Learn How to Make a Pleat

on May 21 | in Sewing + Quilting Tips, Sewing Tutorials + Patterns | by | with 80 Comments

From Beth: We love Lynne and Melissa’s beautiful clothing and Sugar City Journal blog, and we crossed our fingers when we asked if they’d share some expert advice for Women’s Clothing Month. Being the talented women that they are they’ve kindly (and clearly) broken down the fine details of pleats for us; now we can incorporate a little Sugar City attention to detail and classic styling into our wardrobes. Enjoy their article on pleats, and be sure to visit Sugar City Journal for a daily dose of beauty and sewing inspiration.

From Lynne: Melissa and I are sister-in-laws who learned to sew at the feet (or sewing tables, actually) of the women in our lives. We now love to sew for our own little ones and occasionally ourselves, and share our designs and ideas in our blog, Sugar City Journal.

Melissa and I both design and sew best when we are working intuitively, rather than strictly from a book or pattern (which is definitely easier when you are sewing for non-curvy little girls than women!). Working like this means learning some techniques that allow you to manipulate fabric, a totally 2-dimensional thing, into something 3-dimensional. Making a pleat is one such simple skill, as pleats can add dimension, depth, shape, movement, and charm to a garment. Below you will find our admittedly non-technical interpretation of different ways to pleat, and some examples of looks you can create. Hopefully your creativity will be sparked by one or two of these ideas and you’ll be able to incorporate some of these variations into your sewing as you make and tailor your own clothes and accessories to your specific style. To quote this blog, just jump in there and sew, Mama, sew!


  • Fabric Choice
    One thing that’s important to think about when deciding to pleat or not to pleat is fabric choice. This is probably really obvious but certain fabrics pleat better than others. A crisp cotton or linen, for example, folds nicely and irons up beautifully, whereas the more slippery (for lack of a more professional term) fabrics – satin, etc. – will not hold or show the lines your pleats will create so well (which is one of the neat things that pleating can give you – a really strong linear impact). So consider your fabric: crisp=good; slippery=bad.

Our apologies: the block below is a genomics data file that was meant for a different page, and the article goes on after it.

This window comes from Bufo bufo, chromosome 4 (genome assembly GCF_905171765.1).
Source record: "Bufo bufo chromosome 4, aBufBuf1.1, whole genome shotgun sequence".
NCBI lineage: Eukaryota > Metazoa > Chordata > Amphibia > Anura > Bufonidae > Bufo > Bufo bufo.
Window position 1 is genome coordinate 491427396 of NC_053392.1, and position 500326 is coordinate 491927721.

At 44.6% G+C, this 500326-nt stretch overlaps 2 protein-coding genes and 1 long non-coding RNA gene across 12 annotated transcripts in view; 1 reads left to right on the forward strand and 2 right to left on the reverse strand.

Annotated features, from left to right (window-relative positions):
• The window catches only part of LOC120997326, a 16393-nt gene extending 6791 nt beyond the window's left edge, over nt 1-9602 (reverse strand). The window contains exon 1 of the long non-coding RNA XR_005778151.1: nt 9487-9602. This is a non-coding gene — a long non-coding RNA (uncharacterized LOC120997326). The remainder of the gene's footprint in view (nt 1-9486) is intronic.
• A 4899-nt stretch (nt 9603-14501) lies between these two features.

• Movement:
    Adding pleats can mean adding movement to your garment, because you are giving more body through the extra fabric to your item. Pleats make certain activities like spinning or turning quickly very fun, as the fabric can pouf out depending on how you anchor the pleat.

  • Shape:
    Pleats are good shapers. If you are going for a sleek look, use bigger, well-anchored pleats. The fabric will lay flatter, creating a cleaner overall look. A lot of small pleats are great for loose, empire-waisty kind of designs.

As you consider the kind of shape you’d like to create, also think about direction. You can fold pleats all in the same direction (think cheerleader skirt) or, when doing a lesser amount of pleats, fold the fabric inward on itself…

… or outward…

… Or in opposite ways (you’ll see an example of this below). In my opinion folding the fabric inward into a pleat is more slimming, while folding your fabric outward will add slightly more bulk to the section of the fabric directly beneath the pleat (maybe good for the back of a shirt or dress).

Making a pleat is essentially a very simple process of folding, pinning, ironing, and then sewing your fabric. Basic tips are to make sure your pleats are even. A little plastic ruler can be a great tool for you here (unless, of course, you are being purposely asymmetric, which can look really great, too). Also, it’s good to remember to hem the bottom of your garment before you pleat because it’s kind of a pain in the neck to do this after you’ve sewn, ironed, etc. And my last tip is to keep that iron hot and use it! The iron is a pleater’s best friend.

Pleating with topstitching